WILL, WILL, WILL
Yes, I’m going to solve the “free will” chestnut in a single post (for myself, at least). But first, a little story.
My habitual inertia around the kitchen is to leave it strewn about, as an uninterrupted experiment—and not to do dishes unless the situation has become existential. A certain someone I live with calls this “messy”. And so, at her request, I endeavored to keep the kitchen clean.
But though I made the promise, I was not able to recall the promise of my own accord—I was not able to disrupt the somniferous continuity of my kitchen inertia. Of course, I had all along the potential will to oppose my kitchen inertia, but that capacity was not kinetically available to me. (It’d lain dormant the entirety of my life, pre-downed in an un-documentable inertia of habit, you see.) I needed, somehow to free my will from its inertial state.
It took her interjecting upon my habituated inertia numerous times, each time louder and more jarring, as if waking me out of a stupor, before I was able to successfully liberate my will from the hypnotic grip of habituation. It was then, with my will freed from its inert potential, that I was able to choose. Indeed, it was then that I was even able to recall the obligation—to clean up the kitchen regularly for her benefit.
I tell the above story to illustrate that “free” will is not a contradiction in terms once understood as “freed” will, where will may be thought of as potential energy and freed will may be thought of as active kinetic energy. From this view, will cannot be exercised by choice unless it is freed to be exercised—freed from the influence of inertia.
Will → Freed Will → Choice. In this sequence, we come to act against.
Will is the dormant (potential) energy to resist a given psychic inertia.
Freed Will (also “free will”, but here emphasizing the “d” to point to its availability to choice) is the amount of kinetic energy to resist a given psychic inertia.
Choice is the directing of that kinetic resistance.
Will, Freed Will, and Choice—the combination which I will hereafter call willfulness—is never in the positive.
Without resistance, power has no medium to express itself, and is thus mere potential energy. Power requires the presence of an other against which to determine itself…
Willfulness expresses its power against a given inertia, as a rudder against a current, to achieve a new direction. And each “way”, each mode of being, once established at its terminal velocity, is what I mean by psychic inertia.
Thus an action which simply confirms or continues a given inertia is by default a choiceless action.
Such inertial actions are pejoratively compulsions or, euphemistically, impulses. Neutrally, such actions are simply inertial effects.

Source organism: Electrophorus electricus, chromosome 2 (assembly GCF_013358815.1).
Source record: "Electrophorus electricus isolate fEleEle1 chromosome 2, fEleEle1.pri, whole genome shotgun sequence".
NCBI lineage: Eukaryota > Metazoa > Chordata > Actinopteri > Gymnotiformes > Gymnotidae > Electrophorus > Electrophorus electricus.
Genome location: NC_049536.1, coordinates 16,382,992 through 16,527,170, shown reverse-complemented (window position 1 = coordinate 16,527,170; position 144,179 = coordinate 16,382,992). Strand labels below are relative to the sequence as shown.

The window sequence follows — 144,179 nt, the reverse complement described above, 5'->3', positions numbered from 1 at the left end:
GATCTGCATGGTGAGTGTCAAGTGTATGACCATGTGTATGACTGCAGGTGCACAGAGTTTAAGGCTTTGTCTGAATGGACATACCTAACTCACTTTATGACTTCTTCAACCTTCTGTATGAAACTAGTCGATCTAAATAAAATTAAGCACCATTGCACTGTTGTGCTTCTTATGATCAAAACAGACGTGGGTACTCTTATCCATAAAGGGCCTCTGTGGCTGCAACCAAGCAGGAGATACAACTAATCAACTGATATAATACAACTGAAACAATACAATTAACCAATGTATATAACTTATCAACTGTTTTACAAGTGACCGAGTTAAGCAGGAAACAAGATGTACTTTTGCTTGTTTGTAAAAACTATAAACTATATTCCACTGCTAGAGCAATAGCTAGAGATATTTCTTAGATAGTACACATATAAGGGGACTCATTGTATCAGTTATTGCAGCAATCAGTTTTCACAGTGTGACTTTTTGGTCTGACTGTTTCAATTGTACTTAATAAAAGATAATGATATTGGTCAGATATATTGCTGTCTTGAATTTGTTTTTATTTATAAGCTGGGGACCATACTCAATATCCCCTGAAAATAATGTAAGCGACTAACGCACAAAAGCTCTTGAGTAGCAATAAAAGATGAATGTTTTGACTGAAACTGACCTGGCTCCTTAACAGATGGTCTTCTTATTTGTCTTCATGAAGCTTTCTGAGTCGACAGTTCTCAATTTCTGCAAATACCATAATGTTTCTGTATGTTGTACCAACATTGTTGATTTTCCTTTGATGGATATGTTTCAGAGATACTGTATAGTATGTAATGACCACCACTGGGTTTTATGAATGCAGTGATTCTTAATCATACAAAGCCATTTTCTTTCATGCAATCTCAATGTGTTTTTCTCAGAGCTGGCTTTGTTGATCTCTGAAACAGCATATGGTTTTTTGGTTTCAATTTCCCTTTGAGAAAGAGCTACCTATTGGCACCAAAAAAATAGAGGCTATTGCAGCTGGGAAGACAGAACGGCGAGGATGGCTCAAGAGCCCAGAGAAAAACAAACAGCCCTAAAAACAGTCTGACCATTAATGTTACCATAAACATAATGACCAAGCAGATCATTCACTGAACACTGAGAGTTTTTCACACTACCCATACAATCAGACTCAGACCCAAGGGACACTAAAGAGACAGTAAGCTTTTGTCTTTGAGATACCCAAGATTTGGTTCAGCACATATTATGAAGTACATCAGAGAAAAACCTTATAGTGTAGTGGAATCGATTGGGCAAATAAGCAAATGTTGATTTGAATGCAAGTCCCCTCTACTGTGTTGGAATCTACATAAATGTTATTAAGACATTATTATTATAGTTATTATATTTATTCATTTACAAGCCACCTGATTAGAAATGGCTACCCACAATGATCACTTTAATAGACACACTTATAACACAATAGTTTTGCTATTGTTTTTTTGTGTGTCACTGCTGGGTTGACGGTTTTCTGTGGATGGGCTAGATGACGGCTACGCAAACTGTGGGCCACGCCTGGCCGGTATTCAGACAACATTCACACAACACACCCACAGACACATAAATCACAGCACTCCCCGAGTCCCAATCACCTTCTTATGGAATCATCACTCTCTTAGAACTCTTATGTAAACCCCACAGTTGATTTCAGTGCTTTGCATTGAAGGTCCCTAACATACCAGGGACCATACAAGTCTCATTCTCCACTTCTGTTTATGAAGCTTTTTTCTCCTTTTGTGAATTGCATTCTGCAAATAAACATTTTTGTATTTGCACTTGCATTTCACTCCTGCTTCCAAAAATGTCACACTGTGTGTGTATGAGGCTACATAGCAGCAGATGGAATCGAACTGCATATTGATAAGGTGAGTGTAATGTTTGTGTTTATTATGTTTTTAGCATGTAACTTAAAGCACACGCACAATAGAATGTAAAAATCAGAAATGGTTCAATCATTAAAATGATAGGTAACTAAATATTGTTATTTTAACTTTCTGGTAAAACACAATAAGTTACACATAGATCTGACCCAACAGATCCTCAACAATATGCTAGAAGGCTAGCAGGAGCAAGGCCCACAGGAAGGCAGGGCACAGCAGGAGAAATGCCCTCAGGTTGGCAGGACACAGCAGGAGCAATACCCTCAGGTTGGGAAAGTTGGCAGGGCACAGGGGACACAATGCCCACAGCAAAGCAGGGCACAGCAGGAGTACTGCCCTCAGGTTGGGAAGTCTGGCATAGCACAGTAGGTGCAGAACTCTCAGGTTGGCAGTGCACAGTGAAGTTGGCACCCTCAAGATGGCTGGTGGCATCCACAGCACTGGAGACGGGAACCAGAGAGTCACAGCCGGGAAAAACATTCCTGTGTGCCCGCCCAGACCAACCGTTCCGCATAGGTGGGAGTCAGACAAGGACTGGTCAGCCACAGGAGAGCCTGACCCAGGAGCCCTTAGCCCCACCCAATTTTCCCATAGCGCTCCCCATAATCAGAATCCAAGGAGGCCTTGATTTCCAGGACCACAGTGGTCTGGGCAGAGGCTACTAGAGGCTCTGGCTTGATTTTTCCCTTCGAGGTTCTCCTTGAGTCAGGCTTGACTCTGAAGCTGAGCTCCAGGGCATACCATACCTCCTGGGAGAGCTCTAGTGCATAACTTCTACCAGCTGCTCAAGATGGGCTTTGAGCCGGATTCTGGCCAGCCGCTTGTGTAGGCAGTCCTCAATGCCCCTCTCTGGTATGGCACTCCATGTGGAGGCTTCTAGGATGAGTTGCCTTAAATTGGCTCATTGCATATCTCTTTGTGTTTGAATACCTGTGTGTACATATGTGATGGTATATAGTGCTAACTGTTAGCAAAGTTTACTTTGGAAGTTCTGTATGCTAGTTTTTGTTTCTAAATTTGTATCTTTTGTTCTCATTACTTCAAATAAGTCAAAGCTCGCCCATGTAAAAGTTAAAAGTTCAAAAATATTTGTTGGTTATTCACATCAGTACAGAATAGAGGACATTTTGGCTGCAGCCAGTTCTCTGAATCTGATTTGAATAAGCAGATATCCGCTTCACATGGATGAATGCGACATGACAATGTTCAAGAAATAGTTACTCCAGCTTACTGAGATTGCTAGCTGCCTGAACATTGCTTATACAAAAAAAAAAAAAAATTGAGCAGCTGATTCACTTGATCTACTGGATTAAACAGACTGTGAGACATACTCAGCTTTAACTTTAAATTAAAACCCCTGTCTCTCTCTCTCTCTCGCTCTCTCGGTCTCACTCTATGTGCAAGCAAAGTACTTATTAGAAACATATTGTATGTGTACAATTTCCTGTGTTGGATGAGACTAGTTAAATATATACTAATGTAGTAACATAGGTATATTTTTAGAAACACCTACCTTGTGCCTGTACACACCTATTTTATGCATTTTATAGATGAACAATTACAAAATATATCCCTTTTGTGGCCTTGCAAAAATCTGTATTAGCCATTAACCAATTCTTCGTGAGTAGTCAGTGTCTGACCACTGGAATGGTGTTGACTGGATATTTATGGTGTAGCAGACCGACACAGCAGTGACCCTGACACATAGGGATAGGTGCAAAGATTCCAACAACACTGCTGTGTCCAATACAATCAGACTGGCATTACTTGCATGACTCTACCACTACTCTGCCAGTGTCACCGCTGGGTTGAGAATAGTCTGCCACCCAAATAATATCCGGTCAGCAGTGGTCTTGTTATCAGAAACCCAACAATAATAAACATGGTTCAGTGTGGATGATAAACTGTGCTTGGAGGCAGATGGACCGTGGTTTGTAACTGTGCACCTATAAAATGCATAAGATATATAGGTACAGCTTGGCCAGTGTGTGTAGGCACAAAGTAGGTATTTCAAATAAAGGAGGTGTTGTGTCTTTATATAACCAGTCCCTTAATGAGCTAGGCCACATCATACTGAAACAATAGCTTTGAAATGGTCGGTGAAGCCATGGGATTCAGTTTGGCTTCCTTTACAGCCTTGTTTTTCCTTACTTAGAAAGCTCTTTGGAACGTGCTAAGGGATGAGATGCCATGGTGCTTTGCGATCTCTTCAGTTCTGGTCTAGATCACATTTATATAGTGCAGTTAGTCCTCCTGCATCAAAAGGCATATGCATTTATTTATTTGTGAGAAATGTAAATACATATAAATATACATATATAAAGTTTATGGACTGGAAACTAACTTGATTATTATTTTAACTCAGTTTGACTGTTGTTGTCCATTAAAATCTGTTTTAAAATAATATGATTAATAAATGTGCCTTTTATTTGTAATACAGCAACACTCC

This is not to say that our inertial behaviors relieve us of culpability for our actions. Quite the opposite. The function of willfulness is to contradict our inertias. Willfulness is self governance.
Is willfulness thus “good”? Not fundamentally—it is what willfulness moves against that determines any moral or ethical status of the choice1. And what it moves against are the inertias.
About The Inertias.
Here are 3 primary categories of inertia for this conversation.
Traditional inertias may be thought of as the social matrices of the spectacle—social media addiction, the full suite of status anxieties, and the various inertias of ideology, generally requiring of external stimulation. This may strike one as zombied inertia, be-spectacle’d by the corporate hum, hypnotized by the social condition alone, baked within the (American, in my case) pie (there are many pies to be baked in). Those within the psychic inertia of the spectacle do what they do compulsively, without choice. At scale, this results in conformity or unanimity.
Traditional inertias are habituated and may take time. But once inert—that is, at terminal velocity—traditional inertia no longer requires any aspect of willfulness. By sheer volume of repetition, it slips into the ontological distance and subsists as the background of any experience. Just like my kitchen inertia, which reached terminal velocity when I was a child through the habituation of my upbringing, traditional inertia is so consistent that you forget about it. Like a white noise backdrop, you eventually don’t notice it. The kitchen isn’t messy—the kitchen is just as a kitchen is. The traditional inertia is, in this sense, a noise floor—an experiential zero point. Traditional inertias are thus relatively anti-fragile.
Somatic inertias may be thought of as the somatic matrices of the senses—pleasure, pain, joy, sorrow, smell, beauty, touch—the general inertias of the body, and generally require external stimulation. Those within the somatic inertia of the senses do what they do compulsively, mediated by external stimuli, without choice.
Somatic inertias are stimulated and may take hold upon exposure to an external input. From a tasty cake to a beautiful naked body to drugs, just about any sensorial stimuli may immediately put one into an inertial trance.